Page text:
The recent increase in food processing plant fires has been a driving force in the search for materials that are more resistant to flame and smoke propagation.⁹ PVDF, with its history of use in wire and cable applications, has proven itself as an outstanding material for limiting damage from fire. With Limiting Oxygen Index (LOI) values ranging from 42 up to 100, PVDF contributes very little heat, greatly reducing the potential for flame spread. Furthermore, PVDF self-extinguishes once the direct flame source is removed. Certain grades of PVDF are ASTM E84 and UL723 (25/50)
Since its commercialization more than 60 years ago, PVDF has been the choice of engineers and architects worldwide due to its long-term weathering
resistance in outdoor environments. Unlike traditional thermoplastics, PVDF resins do not need UV or thermal stabilizers. Instead, the inherent weathering is attributed to the backbone chemistry. For conveyor systems or components that are used outdoors, PVDF may be a reliable option.
Certifications & listings
PVDF resins are compliant with regulatory requirements in the food and beverage industries. See the list below:
National Sanitation Foundation (NSF) – NSF 51 and NSF 61
U.S. Food and Drug Administration (FDA) – 177.2510 & 177.2600 Repeated Contact with Food
3A Sanitary Standards (3-A SSI)
UL RTI – 150C Continuous Use rating
Certified Kosher by the Chicago Rabbinical Council
PVDF is a fluoropolymer with robust characteristics for the food and beverage industry. One of the most cost-effective, high-performance polymers, PVDF is utilized when commodity plastics have limited useful life. Furthermore, metal components often face premature failure due to corrosion. For plants aiming to maximize productivity, the inherent properties of PVDF offer improved assurance against failures associated with brittleness, chemical resistance or abrasion resistance.
- Whitworth, Joseph James. “Plastic or rubber-related recalls double-detectament.” 2017. Food Quality News. https://www.foodqualitynews.com/Article/2017/01/13/Detectamet-Increased-recalls-could-be-due-to-more-monitoring
- “Causes of Conveyor Belt Downtime.” 2016. Food Processing. http://www.fponthenet.net/article/127609/Causes-of-conveyor-belt-downtime.aspx
- Safefood 360. Cleaning and Disinfection in Food Processing Operations. 2012. http://safefood360.com/resources/Cleaning.pdf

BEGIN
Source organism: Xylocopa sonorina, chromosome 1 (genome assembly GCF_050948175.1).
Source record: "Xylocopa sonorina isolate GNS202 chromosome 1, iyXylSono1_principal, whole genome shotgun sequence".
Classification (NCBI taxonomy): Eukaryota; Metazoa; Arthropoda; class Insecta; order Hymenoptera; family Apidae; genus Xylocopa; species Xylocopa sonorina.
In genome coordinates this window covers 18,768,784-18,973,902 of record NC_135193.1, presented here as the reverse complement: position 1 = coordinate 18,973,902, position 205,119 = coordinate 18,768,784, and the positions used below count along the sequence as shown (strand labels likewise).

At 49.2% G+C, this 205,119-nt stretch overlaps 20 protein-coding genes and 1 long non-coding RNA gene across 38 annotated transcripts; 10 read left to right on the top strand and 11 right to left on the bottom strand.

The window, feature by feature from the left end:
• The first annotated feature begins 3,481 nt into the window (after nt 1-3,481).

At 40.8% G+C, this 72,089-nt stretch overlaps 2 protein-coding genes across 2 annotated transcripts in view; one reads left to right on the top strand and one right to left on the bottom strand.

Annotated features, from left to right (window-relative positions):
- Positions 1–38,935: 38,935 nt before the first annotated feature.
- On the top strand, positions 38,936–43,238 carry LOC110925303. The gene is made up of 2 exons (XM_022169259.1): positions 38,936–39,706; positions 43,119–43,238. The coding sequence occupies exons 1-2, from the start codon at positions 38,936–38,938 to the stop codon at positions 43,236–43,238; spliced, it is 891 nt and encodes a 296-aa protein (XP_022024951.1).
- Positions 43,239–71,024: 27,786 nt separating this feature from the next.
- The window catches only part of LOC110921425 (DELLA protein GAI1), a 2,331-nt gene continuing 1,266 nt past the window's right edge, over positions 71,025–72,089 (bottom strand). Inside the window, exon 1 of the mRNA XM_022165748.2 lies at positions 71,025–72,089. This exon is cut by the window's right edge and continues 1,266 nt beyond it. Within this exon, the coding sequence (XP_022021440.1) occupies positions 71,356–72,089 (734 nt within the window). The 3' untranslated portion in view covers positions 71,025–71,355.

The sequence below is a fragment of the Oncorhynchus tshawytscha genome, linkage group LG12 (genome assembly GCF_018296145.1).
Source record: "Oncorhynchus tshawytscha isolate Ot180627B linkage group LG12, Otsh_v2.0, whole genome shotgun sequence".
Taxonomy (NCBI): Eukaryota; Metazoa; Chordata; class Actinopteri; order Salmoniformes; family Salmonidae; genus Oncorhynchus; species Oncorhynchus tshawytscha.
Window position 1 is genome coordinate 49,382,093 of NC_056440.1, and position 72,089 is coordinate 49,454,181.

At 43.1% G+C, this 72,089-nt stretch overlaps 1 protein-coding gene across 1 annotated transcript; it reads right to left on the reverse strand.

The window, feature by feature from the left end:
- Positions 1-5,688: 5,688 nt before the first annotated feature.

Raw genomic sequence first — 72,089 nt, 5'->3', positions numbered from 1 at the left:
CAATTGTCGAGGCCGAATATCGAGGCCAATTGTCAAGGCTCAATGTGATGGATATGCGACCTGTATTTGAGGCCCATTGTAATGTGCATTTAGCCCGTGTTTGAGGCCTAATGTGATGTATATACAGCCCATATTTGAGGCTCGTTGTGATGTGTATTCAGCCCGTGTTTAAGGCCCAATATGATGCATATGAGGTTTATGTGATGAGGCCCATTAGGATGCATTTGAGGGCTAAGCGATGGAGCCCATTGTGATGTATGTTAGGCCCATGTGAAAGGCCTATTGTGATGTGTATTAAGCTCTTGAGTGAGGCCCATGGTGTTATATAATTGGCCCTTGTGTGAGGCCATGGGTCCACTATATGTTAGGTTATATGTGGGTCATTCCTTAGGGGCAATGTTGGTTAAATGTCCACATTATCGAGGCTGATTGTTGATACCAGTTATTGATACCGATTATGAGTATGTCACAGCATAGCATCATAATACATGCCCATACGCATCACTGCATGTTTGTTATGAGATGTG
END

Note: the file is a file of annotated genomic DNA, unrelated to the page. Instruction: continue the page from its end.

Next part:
- Pfuntner, A. 2011. Sanitizers and Disinfectants: The Chemicals of Prevention. Food Safety Magazine. August/September 2011. https://www.foodsafetymagazine.com/magazine-archive1/augustseptember-2011/sanitizers-and-disinfectants-the-chemicals-of-prevention/
- Witczak, Z. and Bielski, R. 2013 Clock Chemistry in Glycoscience: New Developments and Strategies. Pp 20. https://books.google.com/books?id=GLdkjgNsTiIC&dq=pvdf+taste+in+food&q=pvdf#v=snippet&q=pvdf&f=false
- Arkema Inc, Performance Data and Characteristics brochure, Pp 10-11. http://www.extremematerials-arkema.com/en/product-
- Hanselka, R., Williams, R., Bukay, M. 1987. Materials of Construction for Water Systems Part 1: Physical and Chemical Properties of Plastics. Ultrapure Water. July August 1987. Pp 46-50.
- Ellis, R. 1987. Sanitary Plastic Tubes. Food Processing. Pp 114-116.
- Jackson, M. 2017. Haltom City Firefighter Hospitalized Due to Overwhelming Smell at Food Plant. https://www.nbcdfw.com/news/local/Haltom-City-Firefighter-Hospitalized-Due-to-Ammonia-Smell-at-Food-Plant-410380535.html
Averie Palovcak graduated with a Bachelor of Science and Master of Science in biomedical engineering from Drexel University. Palovcak currently works for Arkema as an applications engineer for the Technical Polymers Division.
Jason Pomante graduated from Lafayette College with a Bachelor of Science in chemical engineering and MBA from Saint Joseph’s University. Pomante has worked at Arkema for 15 years and is currently the North American market manager in the Technical Polymers Division.